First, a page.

About the Artwork

The Tree is a sound work that artificially amplifies a recording of birdsong through speakers located in an actual tree. It was first presented outside the SKC Cultural Centre in Belgrade, previously a social club for the secret police, which Abramović and her fellow students repurposed after calling for official acknowledgment of their artistic activities, demanding that: “…cultural and creative facilities are open to all”. Although Josip ‘Tito’ Broz, leader of the Yugoslav Communists, responded and relented to the student protests of 1968, The Tree may also be seen as a critical reflection on his hectoring public pronouncements, with the recording’s insistent, distorted repetition perhaps showing Abramović’s disillusionment with her parents’ close ties with the government. As the artist herself has said: “I think it comes from my childhood. My mother always used to give me sets of instructions for what I should achieve every day – to learn a certain number of French words, for example, or what I should eat, what kind of books I should read, what time I was supposed to be home. That time of my life was based in a frame of discipline.” In reference to both White Space and The Tree, curator Germano Celant noted that, “At the time they certainly might have been considered as being more of a conceptual nature … [but] the early works seem to express the existential separation of someone confined or blockaded in a circumscribed, closed country.”
This new configuration of the work, its second iteration since 1972, utilises hidden speakers in the vicinity of a tree, rather than the more literal first iteration of a tape recorder balanced in the branches.

This piece is available to listen to between 8am-10pm

Year: 1972

Sound environment © Marina Abramovic; Courtesy Lisson Photographer; Ken Adlard




Variable size

Artist Biography

Marina Abramović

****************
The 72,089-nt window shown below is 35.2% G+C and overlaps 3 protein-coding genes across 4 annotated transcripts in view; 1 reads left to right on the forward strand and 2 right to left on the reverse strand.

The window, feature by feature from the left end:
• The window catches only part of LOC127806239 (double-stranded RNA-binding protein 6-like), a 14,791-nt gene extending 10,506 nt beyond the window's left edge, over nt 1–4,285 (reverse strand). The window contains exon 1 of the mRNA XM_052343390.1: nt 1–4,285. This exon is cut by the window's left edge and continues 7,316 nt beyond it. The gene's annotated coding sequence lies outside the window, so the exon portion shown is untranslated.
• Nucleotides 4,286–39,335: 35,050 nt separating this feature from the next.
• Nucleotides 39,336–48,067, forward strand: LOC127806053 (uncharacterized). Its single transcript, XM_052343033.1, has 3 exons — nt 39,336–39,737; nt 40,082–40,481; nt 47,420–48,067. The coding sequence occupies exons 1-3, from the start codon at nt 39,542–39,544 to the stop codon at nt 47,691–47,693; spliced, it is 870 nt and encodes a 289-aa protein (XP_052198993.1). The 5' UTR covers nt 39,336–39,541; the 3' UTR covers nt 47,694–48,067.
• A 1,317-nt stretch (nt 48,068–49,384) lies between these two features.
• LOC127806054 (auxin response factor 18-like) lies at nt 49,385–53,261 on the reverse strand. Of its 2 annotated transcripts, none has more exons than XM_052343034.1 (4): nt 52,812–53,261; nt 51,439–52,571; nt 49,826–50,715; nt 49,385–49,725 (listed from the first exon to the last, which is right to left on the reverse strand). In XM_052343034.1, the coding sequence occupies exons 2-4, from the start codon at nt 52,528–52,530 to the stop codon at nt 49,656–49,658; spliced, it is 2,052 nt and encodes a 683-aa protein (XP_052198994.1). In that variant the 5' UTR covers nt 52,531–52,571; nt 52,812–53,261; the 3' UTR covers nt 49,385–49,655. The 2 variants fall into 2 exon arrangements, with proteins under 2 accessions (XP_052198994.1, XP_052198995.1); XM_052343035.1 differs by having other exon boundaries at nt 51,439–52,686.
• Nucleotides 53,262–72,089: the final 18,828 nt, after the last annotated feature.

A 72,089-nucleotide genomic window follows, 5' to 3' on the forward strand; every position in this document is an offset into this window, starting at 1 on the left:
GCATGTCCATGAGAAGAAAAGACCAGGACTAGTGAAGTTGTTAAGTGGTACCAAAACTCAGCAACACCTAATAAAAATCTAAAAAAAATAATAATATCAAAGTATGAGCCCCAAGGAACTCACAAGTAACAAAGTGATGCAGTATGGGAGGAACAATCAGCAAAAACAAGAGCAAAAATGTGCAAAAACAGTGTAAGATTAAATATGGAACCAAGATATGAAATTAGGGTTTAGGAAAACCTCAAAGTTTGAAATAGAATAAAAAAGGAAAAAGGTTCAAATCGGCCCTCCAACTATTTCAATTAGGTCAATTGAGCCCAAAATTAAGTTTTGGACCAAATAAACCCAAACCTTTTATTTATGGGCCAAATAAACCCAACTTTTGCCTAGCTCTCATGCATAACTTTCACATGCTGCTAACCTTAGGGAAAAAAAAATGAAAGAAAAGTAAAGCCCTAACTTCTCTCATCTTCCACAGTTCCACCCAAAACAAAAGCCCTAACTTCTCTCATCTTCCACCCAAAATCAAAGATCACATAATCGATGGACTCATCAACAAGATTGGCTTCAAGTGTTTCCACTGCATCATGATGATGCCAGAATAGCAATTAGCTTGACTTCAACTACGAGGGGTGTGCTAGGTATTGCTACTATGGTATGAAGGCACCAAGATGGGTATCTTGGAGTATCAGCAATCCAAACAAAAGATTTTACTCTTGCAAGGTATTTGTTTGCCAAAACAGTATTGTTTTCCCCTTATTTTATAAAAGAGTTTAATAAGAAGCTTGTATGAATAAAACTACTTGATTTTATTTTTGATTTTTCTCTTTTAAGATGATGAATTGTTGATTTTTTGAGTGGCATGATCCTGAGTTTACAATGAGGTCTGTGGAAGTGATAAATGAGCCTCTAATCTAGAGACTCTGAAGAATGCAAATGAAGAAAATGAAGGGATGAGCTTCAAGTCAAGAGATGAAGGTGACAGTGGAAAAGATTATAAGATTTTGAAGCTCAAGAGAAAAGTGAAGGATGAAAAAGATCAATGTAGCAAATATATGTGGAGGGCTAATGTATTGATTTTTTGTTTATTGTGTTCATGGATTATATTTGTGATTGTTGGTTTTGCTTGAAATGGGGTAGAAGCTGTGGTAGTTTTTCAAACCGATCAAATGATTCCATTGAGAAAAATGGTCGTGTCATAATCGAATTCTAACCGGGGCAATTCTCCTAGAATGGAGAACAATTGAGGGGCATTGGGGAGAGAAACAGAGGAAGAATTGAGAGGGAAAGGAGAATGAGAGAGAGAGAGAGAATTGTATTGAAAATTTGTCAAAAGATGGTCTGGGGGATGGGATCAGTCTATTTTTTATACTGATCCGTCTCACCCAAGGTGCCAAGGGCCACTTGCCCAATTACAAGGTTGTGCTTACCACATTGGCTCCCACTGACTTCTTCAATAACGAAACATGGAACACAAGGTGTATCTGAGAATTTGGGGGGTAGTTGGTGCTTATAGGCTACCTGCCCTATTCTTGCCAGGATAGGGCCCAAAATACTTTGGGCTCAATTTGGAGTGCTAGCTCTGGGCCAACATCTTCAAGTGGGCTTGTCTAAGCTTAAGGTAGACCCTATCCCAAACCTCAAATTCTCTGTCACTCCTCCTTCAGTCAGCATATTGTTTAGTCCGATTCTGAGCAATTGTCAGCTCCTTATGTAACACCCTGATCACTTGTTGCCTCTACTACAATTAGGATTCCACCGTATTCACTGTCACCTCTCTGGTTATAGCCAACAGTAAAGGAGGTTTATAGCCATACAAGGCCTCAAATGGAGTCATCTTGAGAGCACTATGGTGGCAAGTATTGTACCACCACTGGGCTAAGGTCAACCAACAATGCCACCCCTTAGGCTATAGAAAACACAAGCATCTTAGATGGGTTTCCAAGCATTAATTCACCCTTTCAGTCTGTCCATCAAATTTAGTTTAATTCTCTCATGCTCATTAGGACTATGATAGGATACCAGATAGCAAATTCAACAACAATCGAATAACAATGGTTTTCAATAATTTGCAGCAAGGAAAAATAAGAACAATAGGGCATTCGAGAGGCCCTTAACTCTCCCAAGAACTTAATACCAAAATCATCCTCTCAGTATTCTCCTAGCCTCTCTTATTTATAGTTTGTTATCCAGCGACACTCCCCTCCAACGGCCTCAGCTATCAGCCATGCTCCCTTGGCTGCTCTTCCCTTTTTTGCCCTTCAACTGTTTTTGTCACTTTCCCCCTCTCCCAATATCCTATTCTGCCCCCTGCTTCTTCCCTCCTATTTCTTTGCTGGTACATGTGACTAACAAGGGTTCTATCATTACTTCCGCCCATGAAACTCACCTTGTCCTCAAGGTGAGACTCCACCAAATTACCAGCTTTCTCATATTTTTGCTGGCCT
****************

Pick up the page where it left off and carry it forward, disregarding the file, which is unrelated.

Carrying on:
Since the beginning of her career in Belgrade during the early 1970s, Marina Abramović has pioneered performance as a visual art form. She created some of the most important early works in this practice, including Rhythm 0 (1974), in which she offered herself as an object of experimentation for the audience, as well as Rhythm 5 (1974), where she lay in the centre of a burning five-point star to the point of losing consciousness. These performances married concept with physicality, endurance with empathy, complicity with loss of control, passivity with danger. They pushed the boundaries of self-discovery, both of herself and her audience. They also marked her first engagements with time, stillness, energy, pain, and the resulting heightened consciousness generated by long durational performance. The body has always been both her subject and medium. Exploring her physical and mental limits in works that ritualise the simple actions of everyday life, she has withstood pain, exhaustion and danger in her quest for emotional and spiritual transformation. From 1975-88, Abramović and the German artist Ulay performed together, dealing with relations of duality. She returned to solo performances in 1989 and for The Artist Is Present (2010) she sat motionless for at least eight hours per day over three months, engaged in silent eye-contact with hundreds of strangers one by one. Marina Abramović was one of the first performance artists to become formally accepted by the institutional museum world with major solo shows taking place throughout Europe and the US over a period of more than 25 years. These include the Stedelijk Van Abbemuseum, Eindhoven, The Netherlands (1985); Centre Georges Pompidou, Paris, France (1990); Neue National Galerie, Berlin, Germany (1993), and the Museum of Modern Art, Oxford, UK (1995). She has also participated in many large-scale international exhibitions including the Venice Biennale (1976 and 1997) and Documenta VI, VII and IX, Kassel, Germany (1977, 1982 and 1992). Recent performances include Seven Easy Pieces at the Guggenheim Museum, New York, USA in 2005. In 2010, the Museum of Modern Art, New York held the major retrospective, ‘The Artist Is Present.’ Her exhibition 'The Cleaner' recently toured Moderna Museet, Stockholm, Sweden and Louisiana, Denmark in 2017. Currently showing at Bundeskunsthalle, Bonn, Germany to be followed at Palazzo Strozzi, Florence, Italy late 2018 to 2019. Marina Abramović is establishing the MAI (Marina Abramović Institute) to support the future exploration and promotion of performance art.